Results: 128 KB Sequential Performance
Once again, we turn to Iometer to measure the most basic performance parameters.
Fantastic sequential read and write performance is a trademark of modern SSDs. To measure it, we use incompressible data over a 16 GB LBA space, then test at queue depths from one to 16. We're reporting these numbers in binary (where 1 KB equals 1024) instead of decimal numbers (where 1 KB is 1000 bytes). When necessary, we're also limiting the scale of the chart to help readability.
128 KB Sequential Read
Clearly, Seagate's 600 SSD and the Neutron GTX are kissing cousins. But you wouldn't know this by looking at the 128 KB sequential read results. The Seagate drive (represented by a dashed, fuchsia line) pulls strongly ahead of the GTX at lower queue depths by a massive margin. The nearly-architecturally-identical GTX delivers a comparably paltry 247 MB/s at a queue depth of one. You can see it just barely truncated off the bottom of the chart. The 600 hangs with the big boys across the board, and is even the fastest at lower QDs, if not convincingly so.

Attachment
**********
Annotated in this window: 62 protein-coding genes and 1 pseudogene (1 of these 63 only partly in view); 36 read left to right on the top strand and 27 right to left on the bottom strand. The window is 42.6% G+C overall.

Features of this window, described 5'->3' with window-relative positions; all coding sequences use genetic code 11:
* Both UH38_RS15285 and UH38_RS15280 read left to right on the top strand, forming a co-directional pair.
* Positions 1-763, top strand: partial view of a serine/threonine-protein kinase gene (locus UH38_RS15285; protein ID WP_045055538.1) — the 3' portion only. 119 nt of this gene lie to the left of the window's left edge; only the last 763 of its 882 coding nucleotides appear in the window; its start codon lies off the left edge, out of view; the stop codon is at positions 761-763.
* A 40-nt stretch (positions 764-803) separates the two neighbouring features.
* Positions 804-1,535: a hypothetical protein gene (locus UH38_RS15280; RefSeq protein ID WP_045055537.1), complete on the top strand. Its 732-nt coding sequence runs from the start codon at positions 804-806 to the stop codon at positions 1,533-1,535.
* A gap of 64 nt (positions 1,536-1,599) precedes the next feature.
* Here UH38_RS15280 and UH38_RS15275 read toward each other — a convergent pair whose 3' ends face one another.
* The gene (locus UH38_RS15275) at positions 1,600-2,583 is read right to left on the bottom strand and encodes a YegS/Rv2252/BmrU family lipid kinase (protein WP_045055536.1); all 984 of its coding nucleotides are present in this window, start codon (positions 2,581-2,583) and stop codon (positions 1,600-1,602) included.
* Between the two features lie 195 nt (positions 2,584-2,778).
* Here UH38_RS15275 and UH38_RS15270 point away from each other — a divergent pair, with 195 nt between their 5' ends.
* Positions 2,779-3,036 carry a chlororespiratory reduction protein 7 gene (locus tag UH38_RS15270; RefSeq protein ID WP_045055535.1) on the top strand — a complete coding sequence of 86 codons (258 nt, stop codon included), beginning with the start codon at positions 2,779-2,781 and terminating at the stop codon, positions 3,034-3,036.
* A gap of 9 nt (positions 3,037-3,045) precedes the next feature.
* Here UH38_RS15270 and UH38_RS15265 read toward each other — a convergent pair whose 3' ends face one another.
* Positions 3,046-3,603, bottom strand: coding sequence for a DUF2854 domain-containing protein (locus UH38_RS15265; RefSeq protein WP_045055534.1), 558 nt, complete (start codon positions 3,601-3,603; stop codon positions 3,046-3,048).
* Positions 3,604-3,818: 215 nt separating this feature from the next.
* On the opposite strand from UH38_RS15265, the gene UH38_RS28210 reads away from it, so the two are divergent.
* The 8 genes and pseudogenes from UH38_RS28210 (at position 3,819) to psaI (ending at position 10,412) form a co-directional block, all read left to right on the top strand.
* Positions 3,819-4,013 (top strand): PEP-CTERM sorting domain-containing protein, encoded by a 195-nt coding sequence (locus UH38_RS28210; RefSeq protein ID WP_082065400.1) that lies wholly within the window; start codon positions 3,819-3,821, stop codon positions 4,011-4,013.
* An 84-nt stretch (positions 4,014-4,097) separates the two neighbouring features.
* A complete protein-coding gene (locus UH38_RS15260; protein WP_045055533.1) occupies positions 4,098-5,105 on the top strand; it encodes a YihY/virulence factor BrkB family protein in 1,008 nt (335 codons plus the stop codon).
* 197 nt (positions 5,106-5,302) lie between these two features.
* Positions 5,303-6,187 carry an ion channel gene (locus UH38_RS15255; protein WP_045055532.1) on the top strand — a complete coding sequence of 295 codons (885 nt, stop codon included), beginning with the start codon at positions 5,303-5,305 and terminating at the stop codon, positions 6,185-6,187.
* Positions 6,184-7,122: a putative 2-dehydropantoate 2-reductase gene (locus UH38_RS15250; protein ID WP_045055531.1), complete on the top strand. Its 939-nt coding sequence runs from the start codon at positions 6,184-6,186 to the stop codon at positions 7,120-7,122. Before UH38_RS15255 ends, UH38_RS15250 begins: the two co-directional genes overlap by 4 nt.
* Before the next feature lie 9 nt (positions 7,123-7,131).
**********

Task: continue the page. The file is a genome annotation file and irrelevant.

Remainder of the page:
As the commands stack higher, there's a multi-drive pile-up more brutal than any you've seen at Talladega or Daytona. Blame the oppressive 6 Gb/s SATA limit for this; newer flash is wickedly fast when reading in parallel. For more distinctive sequential performance, we have to switch to writes. Every SSD tested pushes past the 500 MB/s mark at a queue depth of 16, and only Intel's SSD 335 and the Neutron GTX serve up less than 400 MB/s of throughput at queue depth of one.
128 KB Sequential Write
Sequential writes with random data help put more distance between our collection of consumer SSD representatives. Solutions with an optimum number of die (usually in the 240/256 GB range) are often capable of stunning write numbers. OCZ's Vector reigns supreme, pulling off more than 500 MB/s. To get a SATA-based drive capable of better write performance, you need a SandForce controller compressing zeros. Still, the Seagate and Corsair LAMD-powered models aren't too shabby either; the Neutron GTX achieves a scorching 487 MB/s, while the Seagate 600 writes a still-commendable 448 MB/s.
The two Intel SSDs (the SSD 335 with 20 nm NAND and the older Marvell-based SSD 510) hold down the rear guard with more modest, but still excellent numbers. You can't even tell them apart at the 320 MB/s mark.
Wondering why we're including the positively ancient SSD 510 at all? Production ceased last year, and a high price combined with abysmal random performance (compared to the younger crop of drives) destroy their value at the few places you can still find them for sale. The truth is, the obscene numbers some of these drives demonstrate might make you think that there's a massive gulf between most SSDs in terms of everyday performance. This just isn't the case, and the SSD 510 hammers our point home. You'll see what we mean as the story progresses.